In 1867, Lisa See's great-great-grandfather arrived in America, where he prescribed herbal remedies to immigrant laborers who were treated little better than slaves. His son Fong See later built a mercantile empire and married a Caucasian woman, in spite of laws prohibiting interracial marriage. Lisa herself grew up playing in her family's antiques store in Los Angeles's Chinatown, listening to stories of missionaries and prostitutes, movie stars and Chinese baseball teams.
With these stories and her own years of research, Lisa See chronicles the one-hundred-year-odyssey of her Chinese-American family, a history that encompasses racism, romance, secret marriages, entrepreneurial genius, and much more, as two distinctly different cultures meet in a new world.
First published in 1995. Reprinted by Vintage in 2012
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"Lovingly rendered. ... A vivid tableau of a family and an era." - People
"Terrific stuff. ... The See family's adventures would be incredible if On Gold Mountain were fiction." - The New York Times Book Review
"Weaves together fascinating family anecdotes, imaginative details, and the historical details of immigrant life. ... Enviably entertaining." - Amy Tan
"Astonishing. ... as engagingly readable as any novel. ... comprehensive and exhaustively researched." - Los Angeles Times Book Review
"[A] striking piece of social history made immediate and gripping." - Publishers Weekly
"Although her mesmerizing family history starts out by tracing the accomplishments of a poor peasant trained as an herbalist, it goes on to celebrate the resourcefulness and often quite formidable achievements of generations of family members up to the present day." - Booklist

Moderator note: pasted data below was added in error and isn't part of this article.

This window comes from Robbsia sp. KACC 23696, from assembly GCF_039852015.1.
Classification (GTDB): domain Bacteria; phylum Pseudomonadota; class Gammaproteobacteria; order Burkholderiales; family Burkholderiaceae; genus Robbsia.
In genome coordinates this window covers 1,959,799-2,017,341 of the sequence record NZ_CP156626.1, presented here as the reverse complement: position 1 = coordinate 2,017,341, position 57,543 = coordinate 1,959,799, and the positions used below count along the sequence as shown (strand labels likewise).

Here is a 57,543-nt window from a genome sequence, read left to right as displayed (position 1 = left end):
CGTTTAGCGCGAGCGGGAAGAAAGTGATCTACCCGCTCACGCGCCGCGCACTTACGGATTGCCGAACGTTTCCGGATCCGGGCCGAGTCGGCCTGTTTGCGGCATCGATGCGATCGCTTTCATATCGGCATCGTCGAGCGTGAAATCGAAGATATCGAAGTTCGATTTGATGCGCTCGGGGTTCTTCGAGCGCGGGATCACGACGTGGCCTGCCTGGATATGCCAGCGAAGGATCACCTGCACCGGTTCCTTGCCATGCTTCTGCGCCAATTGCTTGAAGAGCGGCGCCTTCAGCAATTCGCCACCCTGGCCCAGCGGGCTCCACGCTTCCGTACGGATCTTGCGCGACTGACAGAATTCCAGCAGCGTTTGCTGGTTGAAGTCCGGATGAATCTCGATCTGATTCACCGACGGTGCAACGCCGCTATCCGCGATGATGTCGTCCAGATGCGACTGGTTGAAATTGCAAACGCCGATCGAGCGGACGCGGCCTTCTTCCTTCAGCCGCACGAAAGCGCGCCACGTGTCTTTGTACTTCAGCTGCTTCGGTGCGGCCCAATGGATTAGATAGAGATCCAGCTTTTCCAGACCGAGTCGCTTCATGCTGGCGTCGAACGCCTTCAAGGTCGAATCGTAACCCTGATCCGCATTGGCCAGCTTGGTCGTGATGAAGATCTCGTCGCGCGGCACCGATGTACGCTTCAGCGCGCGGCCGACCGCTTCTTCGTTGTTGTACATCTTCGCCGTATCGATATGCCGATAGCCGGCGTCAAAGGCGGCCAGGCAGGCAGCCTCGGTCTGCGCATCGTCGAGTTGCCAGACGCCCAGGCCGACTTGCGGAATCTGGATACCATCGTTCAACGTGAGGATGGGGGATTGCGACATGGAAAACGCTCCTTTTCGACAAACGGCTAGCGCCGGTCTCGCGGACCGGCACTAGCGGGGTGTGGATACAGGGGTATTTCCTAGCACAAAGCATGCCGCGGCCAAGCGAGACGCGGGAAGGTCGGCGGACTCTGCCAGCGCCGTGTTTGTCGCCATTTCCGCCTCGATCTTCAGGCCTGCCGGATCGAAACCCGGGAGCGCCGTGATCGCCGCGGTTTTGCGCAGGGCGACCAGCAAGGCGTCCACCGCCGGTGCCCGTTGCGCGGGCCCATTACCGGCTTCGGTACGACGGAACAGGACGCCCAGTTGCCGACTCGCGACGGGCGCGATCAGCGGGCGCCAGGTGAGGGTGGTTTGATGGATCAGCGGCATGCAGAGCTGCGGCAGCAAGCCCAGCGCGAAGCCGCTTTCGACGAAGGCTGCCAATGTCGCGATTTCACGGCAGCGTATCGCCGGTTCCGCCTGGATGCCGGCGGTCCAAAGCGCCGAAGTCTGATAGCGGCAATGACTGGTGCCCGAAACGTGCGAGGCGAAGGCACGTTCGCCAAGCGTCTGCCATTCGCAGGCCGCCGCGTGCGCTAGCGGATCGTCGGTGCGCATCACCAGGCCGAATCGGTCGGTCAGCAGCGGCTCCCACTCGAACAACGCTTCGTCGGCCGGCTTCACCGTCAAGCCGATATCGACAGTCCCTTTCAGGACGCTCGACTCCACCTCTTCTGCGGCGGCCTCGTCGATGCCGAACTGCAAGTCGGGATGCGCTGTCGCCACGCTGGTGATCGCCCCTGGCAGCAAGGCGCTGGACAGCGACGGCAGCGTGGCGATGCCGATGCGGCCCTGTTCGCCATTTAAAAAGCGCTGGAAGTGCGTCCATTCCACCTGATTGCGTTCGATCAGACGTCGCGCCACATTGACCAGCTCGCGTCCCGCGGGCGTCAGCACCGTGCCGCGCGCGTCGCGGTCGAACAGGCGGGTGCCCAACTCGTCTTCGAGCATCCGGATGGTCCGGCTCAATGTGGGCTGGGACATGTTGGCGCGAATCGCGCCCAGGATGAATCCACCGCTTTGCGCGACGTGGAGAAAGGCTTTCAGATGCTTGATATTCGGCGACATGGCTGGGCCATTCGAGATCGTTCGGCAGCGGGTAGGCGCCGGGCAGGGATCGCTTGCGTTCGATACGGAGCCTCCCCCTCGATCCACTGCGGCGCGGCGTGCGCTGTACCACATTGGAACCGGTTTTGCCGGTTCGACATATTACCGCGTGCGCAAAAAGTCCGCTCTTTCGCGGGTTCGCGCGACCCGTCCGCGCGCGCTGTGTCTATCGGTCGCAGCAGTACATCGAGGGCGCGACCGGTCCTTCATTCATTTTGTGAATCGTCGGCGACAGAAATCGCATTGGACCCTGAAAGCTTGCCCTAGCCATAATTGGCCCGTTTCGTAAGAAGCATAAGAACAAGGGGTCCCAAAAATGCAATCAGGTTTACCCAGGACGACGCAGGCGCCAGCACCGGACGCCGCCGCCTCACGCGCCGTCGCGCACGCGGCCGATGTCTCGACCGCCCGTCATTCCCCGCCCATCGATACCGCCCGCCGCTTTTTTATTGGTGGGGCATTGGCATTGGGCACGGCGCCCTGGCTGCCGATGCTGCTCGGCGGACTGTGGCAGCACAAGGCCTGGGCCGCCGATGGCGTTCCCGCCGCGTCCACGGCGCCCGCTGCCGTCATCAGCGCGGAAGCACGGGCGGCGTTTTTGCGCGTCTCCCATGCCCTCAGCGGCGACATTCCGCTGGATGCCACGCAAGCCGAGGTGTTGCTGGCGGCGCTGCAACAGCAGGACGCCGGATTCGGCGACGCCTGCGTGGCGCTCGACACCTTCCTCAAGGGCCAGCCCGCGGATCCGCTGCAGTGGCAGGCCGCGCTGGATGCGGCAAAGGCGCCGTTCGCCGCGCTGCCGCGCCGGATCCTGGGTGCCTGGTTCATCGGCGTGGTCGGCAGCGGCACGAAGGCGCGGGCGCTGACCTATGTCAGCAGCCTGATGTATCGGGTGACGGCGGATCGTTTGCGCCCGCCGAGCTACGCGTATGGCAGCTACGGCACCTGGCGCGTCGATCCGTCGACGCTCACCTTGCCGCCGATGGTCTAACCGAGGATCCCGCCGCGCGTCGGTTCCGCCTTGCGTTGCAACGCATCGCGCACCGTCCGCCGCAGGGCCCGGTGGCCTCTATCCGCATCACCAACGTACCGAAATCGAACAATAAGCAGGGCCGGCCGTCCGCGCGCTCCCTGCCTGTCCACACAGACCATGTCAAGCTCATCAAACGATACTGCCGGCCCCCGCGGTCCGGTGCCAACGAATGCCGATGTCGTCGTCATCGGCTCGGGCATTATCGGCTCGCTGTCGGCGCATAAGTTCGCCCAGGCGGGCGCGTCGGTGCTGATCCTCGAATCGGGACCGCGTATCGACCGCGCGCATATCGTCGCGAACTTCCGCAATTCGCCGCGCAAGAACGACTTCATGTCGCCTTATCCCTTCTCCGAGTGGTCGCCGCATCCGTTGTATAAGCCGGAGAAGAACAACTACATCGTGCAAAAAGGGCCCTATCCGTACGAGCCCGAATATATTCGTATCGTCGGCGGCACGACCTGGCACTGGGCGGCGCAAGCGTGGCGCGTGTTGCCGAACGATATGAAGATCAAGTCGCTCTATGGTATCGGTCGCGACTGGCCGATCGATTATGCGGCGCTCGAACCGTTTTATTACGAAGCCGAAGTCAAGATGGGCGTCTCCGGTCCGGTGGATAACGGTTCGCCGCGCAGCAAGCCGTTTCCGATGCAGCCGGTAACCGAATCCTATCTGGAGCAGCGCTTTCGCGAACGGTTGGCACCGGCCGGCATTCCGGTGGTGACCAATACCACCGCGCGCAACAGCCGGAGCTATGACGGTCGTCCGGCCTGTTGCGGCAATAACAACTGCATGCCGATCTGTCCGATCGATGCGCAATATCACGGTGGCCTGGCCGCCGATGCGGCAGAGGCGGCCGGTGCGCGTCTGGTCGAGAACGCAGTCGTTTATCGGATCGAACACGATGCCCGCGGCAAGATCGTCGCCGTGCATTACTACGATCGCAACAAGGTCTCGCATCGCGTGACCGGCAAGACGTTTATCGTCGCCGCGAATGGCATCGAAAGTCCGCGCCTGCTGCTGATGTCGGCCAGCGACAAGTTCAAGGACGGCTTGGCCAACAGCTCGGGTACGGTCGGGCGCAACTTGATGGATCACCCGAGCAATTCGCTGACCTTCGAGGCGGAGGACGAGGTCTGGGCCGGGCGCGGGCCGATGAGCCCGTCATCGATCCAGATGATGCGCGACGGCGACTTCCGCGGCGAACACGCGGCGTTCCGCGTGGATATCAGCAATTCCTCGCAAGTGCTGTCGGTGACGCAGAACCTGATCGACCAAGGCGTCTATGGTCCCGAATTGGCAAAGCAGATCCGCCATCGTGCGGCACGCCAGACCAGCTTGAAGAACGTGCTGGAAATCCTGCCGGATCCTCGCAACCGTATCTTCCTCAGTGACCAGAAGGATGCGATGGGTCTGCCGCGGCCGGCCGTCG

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Lisa See was born in Paris in 1955 but grew up in Los Angeles, spending much of her time in Chinatown. She is the daughter of author Carolyn See (described as a "leading literary figure of Southern California" who died in July 2016 aged 82.) Lisa's first book, On Gold Mountain: The One Hundred Year
Odyssey of My Chinese-American Family, was a national bestseller and a New
York Times Notable Book of 1995. The book traces the journey of Lisa's
great-grandfather, Fong See, who overcame obstacles at every step to become the
100-year-old godfather of Los Angeles's Chinatown and the patriarch of a
It was while collecting the details of her family history for On Gold Mountain that she developed the idea for her first novel, Flower Net, which was ...
Blood at the Root
"A gripping, timely, and important examination of American racism."
- PW Starred Review
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